La Bastille

I head toward the Place de la Bastille where a tall column stands inside a traffic circle.

Cafes and shops today instead of a prison

Cafes and shops today instead of a prison

This is the previous location of the infamous Bastille prison. Stones in the pavement here show the outline of the old fortress. One fateful day, in 1789, the French reached their boiling point–so sick and tired of watching the King pass by in his golden carriage as they were starving to death in the filthy streets. They grabbed their pitchforks, attacked the prison, grabbed the guns and declared a revolution.

Place de la Bastille is a time-honored place to fait le grève (to strike). The CGT (Confederation Generale du Travail) is a French labor union that’s been around for more than a hundred years. People of all ages are walking around the plaza with red stickers on their jackets. A music truck is blaring music. Booths, banners and flyers. Snacks, drinks. It’s a lot more fun to fait le grève today in Paris compared to 1789.

I walk down Boulevard Henri IV, then turn south toward the Seine. Over the Pont Sully, and past the Arab Institute. To my right is the Lambert building where Voltaire once lived. Everything seems much sweeter when I get to Ile St Louis. Beautiful shops, quiet streets, and pleasant cafés. I bet no one is allowed to fait le grève here.

The little bridge called Pont Saint-Louis is a favorite place for les accordéonistes to gather; they play the old  French songs like La Vie en Rose for the tourists. I stand there, breathing in the crisp air, gazing at this gorgeous city built by kings.

Just then at my elbow appears the most weather-beaten, old woman I have ever seen in my life. She is short, bent over, hobbling along, and holding out a tiny, paper espresso cup that’s dirty and wrinkled. She bumps her cane against her bandaged leg as if to show me a good reason to give her money. No problem – I want to give her money just for having lived so long. She was a little girl when electric toasters were mind-boggling, new inventions.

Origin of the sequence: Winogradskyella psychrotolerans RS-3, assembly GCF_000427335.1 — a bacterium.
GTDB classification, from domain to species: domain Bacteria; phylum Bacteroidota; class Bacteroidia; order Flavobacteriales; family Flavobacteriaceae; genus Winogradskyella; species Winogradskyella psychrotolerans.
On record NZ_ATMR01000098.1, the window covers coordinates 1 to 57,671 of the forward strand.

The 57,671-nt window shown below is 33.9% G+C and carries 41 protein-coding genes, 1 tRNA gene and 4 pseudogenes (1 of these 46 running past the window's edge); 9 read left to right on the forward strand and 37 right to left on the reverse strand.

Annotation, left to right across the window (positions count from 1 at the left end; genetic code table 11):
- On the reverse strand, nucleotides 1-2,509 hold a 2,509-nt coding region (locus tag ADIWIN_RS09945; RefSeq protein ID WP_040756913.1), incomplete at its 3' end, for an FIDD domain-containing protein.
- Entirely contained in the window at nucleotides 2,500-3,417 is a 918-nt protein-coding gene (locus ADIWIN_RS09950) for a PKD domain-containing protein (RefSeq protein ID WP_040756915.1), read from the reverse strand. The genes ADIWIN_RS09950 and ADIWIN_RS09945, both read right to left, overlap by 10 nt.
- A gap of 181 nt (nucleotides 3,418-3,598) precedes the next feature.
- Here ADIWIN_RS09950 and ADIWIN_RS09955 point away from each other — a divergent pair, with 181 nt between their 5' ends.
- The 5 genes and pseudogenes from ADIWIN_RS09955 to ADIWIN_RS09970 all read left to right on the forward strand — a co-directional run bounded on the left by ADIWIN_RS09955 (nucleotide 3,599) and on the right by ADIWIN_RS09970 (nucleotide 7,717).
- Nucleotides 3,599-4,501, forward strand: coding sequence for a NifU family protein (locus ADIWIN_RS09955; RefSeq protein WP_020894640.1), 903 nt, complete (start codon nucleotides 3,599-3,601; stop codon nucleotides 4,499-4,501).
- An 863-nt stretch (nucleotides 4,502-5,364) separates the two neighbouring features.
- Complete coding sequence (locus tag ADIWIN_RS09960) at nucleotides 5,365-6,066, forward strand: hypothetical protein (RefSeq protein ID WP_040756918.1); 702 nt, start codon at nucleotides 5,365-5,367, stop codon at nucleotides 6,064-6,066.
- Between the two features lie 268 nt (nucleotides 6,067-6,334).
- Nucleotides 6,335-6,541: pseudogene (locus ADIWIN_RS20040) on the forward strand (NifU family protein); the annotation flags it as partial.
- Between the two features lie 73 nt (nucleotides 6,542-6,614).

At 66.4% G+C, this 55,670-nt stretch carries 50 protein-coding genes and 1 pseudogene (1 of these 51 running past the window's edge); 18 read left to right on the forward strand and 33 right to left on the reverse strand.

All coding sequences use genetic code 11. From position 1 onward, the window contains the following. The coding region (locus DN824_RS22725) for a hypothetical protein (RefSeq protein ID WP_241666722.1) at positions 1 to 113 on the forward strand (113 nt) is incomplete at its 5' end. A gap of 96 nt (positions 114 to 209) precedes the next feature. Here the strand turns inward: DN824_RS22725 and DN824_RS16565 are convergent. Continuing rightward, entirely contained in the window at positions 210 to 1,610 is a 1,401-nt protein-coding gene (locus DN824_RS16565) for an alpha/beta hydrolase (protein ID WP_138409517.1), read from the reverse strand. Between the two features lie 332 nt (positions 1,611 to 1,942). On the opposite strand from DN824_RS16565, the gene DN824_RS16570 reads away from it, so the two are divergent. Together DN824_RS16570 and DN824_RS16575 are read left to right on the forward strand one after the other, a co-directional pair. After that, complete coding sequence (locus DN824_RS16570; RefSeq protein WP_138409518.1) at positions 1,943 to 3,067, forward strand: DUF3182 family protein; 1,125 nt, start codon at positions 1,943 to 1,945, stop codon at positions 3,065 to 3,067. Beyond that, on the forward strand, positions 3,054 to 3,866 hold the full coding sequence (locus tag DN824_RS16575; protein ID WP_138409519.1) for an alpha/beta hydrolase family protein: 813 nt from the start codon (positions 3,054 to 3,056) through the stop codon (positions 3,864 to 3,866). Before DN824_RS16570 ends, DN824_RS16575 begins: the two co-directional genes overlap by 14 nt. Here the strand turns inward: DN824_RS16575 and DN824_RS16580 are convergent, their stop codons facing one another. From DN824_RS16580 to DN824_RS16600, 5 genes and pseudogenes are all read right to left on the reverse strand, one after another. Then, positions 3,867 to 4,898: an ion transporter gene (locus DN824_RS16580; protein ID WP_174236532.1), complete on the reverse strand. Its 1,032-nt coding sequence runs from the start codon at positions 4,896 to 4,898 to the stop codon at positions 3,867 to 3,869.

I drop enough coins into her cup so she can buy something in a boulangerie, but when she smiles up at me, there’s something about her that makes me wonder. Is “madame” really just a young man in heavy theatrical makeup?



Good Morning

This morning, the workmen are arguing about something. One guy has that bird-like chirping accent from the south of France, so he always goes up at the end of every sentence like he’s asking questions even when he’s yelling. His buddy drawls out his words in a deep baritone. Actually, they are loud and boorish, but since they’re speaking French, it sounds adorable to me.

After getting dressed and drinking another cup of coffee, there’s still a lot of yelling going on. I go to my window to investigate. The chirping man is standing in the bed of the truck. He’s shouting and thrusting his arms toward the sky.


Morning in the neighborhood

I look up to see a toilet hanging on a rope. It’s coming right at me. The man in the truck yells out “Aïe! Aïe! Aïe!” which is French for “Why did you pick this moment, lady, to look out your window? Put your head back inside!”

The baritone is mumbling something. Lucky for me I can’t understand him; he’s probably cursing me for having too much curiosity.

I wave down to the man in the truck. He waves and smiles like we’re great friends now. I duck my head back in and watch the toilet go past my window.



Getting lost

This morning, I make a pot of coffee to un-fog my brain. But I don’t leave the apartment. I start writing again. The words are flowing magically. The story is writing itself.

In the late afternoon, I know I want to get a walk in today. I close my laptop and prepare to be seen on the streets of Paris. I look in the mirror, fix my scarf, brush my hair and grab my bag. Yes, I’ve finally gained enough confidence to leave my apartment like a normal person.